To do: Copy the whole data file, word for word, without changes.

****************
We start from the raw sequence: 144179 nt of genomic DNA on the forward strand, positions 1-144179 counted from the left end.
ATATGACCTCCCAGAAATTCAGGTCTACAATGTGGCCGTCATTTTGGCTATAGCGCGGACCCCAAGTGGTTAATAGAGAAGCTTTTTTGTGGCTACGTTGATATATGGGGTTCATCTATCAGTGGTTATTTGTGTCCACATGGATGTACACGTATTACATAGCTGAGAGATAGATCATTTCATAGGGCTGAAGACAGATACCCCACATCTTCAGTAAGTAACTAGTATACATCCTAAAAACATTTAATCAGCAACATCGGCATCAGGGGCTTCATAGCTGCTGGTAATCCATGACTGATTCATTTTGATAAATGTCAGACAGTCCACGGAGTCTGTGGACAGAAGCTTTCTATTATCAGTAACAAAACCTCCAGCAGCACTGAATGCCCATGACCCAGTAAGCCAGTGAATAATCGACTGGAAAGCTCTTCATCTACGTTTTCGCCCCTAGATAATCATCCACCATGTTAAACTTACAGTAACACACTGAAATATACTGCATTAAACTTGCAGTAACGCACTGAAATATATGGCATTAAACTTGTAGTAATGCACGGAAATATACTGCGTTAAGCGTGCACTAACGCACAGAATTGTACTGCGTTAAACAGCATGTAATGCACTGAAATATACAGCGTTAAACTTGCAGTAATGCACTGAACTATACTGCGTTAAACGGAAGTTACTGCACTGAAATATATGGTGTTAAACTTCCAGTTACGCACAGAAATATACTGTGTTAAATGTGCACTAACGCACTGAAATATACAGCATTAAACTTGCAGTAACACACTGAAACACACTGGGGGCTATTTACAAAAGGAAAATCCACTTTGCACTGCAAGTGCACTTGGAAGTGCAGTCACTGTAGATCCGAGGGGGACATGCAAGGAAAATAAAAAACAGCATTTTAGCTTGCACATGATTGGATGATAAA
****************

We start from the raw sequence: 144179 nt of genomic DNA on the forward strand, positions 1-144179 counted from the left end.
ATATGACCTCCCAGAAATTCAGGTCTACAATGTGGCCGTCATTTTGGCTATAGCGCGGACCCCAAGTGGTTAATAGAGAAGCTTTTTTGTGGCTACGTTGATATATGGGGTTCATCTATCAGTGGTTATTTGTGTCCACATGGATGTACACGTATTACATAGCTGAGAGATAGATCATTTCATAGGGCTGAAGACAGATACCCCACATCTTCAGTAAGTAACTAGTATACATCCTAAAAACATTTAATCAGCAACATCGGCATCAGGGGCTTCATAGCTGCTGGTAATCCATGACTGATTCATTTTGATAAATGTCAGACAGTCCACGGAGTCTGTGGACAGAAGCTTTCTATTATCAGTAACAAAACCTCCAGCAGCACTGAATGCCCATGACCCAGTAAGCCAGTGAATAATCGACTGGAAAGCTCTTCATCTACGTTTTCGCCCCTAGATAATCATCCACCATGTTAAACTTACAGTAACACACTGAAATATACTGCATTAAACTTGCAGTAACGCACTGAAATATATGGCATTAAACTTGTAGTAATGCACGGAAATATACTGCGTTAAGCGTGCACTAACGCACAGAATTGTACTGCGTTAAACAGCATGTAATGCACTGAAATATACAGCGTTAAACTTGCAGTAATGCACTGAACTATACTGCGTTAAACGGAAGTTACTGCACTGAAATATATGGTGTTAAACTTCCAGTTACGCACAGAAATATACTGTGTTAAATGTGCACTAACGCACTGAAATATACAGCATTAAACTTGCAGTAACACACTGAAACACACTGGGGGCTATTTACAAAAGGAAAATCCACTTTGCACTGCAAGTGCACTTGGAAGTGCAGTCACTGTAGATCCGAGGGGGACATGCAAGGAAAATAAAAAACAGCATTTTAGCTTGCACATGATTGGATGATAAA